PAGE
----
|Dancing at the Old Cavalier. Virginian-Pilot file photo.|
As you walk around the grounds of the old Cavalier Hotel and maybe peer inside, as you observe the still manicured gardens, can you feel, along with the breeze wafting in from the Atlantic, the drumbeat of history, the slipstream of memory?
Such recollections may seem all the more poignant as potential buyers for the old and new hotels, as well as the sprawling acres surrounding them, submit bids later this month and divulge whether or not they intend to demolish one of the region’s best-known landmarks.While all of that’s going on, what with historic tax credits and boardwalk extensions, we might just as well indulge in a bit of nostalgia.
It was April, 1927. Babe Ruth was about to hit the first of his 60 home runs and Charles Lindbergh was waiting for delivery of his new plane, which he intended to fly non-stop to Paris. And the Cavalier, hailed as one of the most luxurious hotels in America, had a spectacular opening.Al Jolson, who would soon star in the Jazz Singer, the first movie with a soundtrack, sent congratulations while Ben Bernie’s orchestra almost certainly played “Ain’t She Sweet,” its number one pop single that year. The “Cavalier,” a fast Norfolk & Western train, geared up to deliver hotel guests from as far away as Chicago, and a fleet of limousines began arriving with guests who had journeyed to Norfolk by steamship.
Hotel guests had just about every amenity at their disposal, including bathtubs with a special spigot for sea water – supposedly a miraculous balm for the skin – and each sink dispensed cold water from an ice-filled tank on the roof. Gentlemen could bring their hunting dogs and provide the hotel’s cooks with fish and game to be specially prepared.Within two years – but before the market crash – the Cavalier Beach Club would open on the oceanfront and all of the country’s greatest bands, including Les Brown, Benny Goodman and Glenn Miller would put Virginia Beach on their tours. So would presidents and the rich and famous, F. Scott Fitzgerald, Judy Garland, Will Rogers among them.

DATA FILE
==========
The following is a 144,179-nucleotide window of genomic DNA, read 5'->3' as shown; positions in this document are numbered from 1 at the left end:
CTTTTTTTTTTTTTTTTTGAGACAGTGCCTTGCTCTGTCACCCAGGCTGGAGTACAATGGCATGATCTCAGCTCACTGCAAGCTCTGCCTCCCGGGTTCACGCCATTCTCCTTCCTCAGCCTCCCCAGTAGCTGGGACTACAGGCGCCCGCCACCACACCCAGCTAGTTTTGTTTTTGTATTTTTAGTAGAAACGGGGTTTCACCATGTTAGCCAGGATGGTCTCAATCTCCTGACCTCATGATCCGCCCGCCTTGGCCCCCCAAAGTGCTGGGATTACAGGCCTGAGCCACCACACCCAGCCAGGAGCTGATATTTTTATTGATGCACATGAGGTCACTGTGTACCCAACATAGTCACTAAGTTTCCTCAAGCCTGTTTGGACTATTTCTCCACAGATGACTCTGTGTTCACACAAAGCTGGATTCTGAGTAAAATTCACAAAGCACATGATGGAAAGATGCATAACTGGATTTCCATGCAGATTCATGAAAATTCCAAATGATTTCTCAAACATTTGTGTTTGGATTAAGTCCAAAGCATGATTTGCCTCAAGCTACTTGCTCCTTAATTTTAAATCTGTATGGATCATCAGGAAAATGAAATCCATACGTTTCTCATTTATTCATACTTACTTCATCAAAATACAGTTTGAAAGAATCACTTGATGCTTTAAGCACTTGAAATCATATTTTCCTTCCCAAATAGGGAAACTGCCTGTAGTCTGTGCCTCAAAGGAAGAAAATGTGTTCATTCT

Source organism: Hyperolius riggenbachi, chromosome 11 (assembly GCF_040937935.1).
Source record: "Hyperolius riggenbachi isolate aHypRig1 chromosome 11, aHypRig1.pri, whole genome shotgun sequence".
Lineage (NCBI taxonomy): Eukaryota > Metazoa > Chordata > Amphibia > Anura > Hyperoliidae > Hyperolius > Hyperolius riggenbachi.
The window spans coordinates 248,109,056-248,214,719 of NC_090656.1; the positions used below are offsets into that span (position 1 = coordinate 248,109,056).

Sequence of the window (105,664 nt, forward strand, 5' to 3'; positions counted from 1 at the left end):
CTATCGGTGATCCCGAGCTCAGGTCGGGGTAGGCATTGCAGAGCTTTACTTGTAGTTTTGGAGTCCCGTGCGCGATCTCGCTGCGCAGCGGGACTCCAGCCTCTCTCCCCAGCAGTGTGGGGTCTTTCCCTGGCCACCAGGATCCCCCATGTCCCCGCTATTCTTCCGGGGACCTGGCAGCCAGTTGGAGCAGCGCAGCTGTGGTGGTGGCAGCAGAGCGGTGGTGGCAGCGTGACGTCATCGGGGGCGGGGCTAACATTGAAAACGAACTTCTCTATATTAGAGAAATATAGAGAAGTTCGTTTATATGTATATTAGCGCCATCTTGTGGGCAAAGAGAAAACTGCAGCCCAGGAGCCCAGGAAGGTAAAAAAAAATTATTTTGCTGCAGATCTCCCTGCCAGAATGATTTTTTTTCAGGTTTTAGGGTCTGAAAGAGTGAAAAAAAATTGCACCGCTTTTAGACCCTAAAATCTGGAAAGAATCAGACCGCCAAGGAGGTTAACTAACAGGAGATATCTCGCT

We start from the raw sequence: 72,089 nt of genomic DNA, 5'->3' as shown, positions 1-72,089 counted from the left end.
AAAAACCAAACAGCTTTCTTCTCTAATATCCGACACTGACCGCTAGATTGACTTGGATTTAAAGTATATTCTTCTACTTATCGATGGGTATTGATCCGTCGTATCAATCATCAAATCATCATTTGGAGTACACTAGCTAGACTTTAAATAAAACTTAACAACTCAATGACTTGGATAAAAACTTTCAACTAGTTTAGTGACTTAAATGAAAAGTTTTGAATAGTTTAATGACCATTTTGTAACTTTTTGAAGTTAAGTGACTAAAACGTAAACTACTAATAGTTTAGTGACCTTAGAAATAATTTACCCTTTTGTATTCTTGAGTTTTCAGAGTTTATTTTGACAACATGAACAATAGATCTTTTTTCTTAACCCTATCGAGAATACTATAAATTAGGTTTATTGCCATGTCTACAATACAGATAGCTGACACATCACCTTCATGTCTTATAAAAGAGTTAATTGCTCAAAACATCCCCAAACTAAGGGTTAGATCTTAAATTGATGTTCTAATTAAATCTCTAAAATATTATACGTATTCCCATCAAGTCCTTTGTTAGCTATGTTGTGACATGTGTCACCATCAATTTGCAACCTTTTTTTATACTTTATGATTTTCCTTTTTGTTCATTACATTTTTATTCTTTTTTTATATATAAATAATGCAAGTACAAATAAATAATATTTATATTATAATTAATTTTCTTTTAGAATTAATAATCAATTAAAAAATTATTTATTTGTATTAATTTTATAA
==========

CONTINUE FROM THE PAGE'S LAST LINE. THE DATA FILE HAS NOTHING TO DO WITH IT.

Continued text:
The Beach Club was not only famous nationally, but locals couldn’t get enough of it. Generations of Hampton Roads residents danced the night away on the deck outside the club and others listened, danced, held hands and surely necked on the beach.
A lot of people met and romanced there.
“I worked in the gift shop which was located in the passageway during my college vacations,” Eloise Morton recently wrote to me. “I sold cigarettes, sun lotion, candy, all kinds of things anyone might want while at the beach. There were (afternoon) tea dances with music by some of the big bands of the era, and men and women in appropriate dress. It was an elegant venue that a lot of the wealthier people of Virginia Beach enjoyed on a regular basis.”Her husband, Bob Morton, writes. “I was awfully shy in high school and then I went into the Army in 1944 without ever being on a date. But when I first saw Eloise I fell hard and she has been my only girl friend since. I must mention that when she manned the gift shop at the Cavalier she often wore a sundress which had no back. Her back was exposed to the waist and there were no suntan lines which bespoke of how she sunbathed. It was before the advent of miniskirts and bikinis and I was fascinated by the beautiful skin. I’ve never gotten over the fascination even though here it is 67 years later.”
Now that the Cavalier is threatened, a popular Facebook page, Save the Old Cavalier Hotel, has sprung up, receiving thousands of “likes” and dozens of reminiscences. Chris Bonney, who grew up watching his parents dance at the hotel, put it together.According to some of the contributors, Fitzgerald and his wife, Zelda, were known to have screaming fights that could be heard up and down their hallway, and she reportedly slung room service dinnerware at him. Another gem: Bandleader Xavier Cugat, “the Rumba King,” and his wife, actress Abbe Lane, were constantly chasing their pet Chihuahuas down the hall in their underwear.
Several have submitted postcards and brochures, including one that boasted, “You can enjoy the next best thing to a Park Avenue apartment (plus Southern cooking and service) right at the seashore. . . .You dance like a dream and wish the night would never end.”
Next week….much more about the old Cavalier.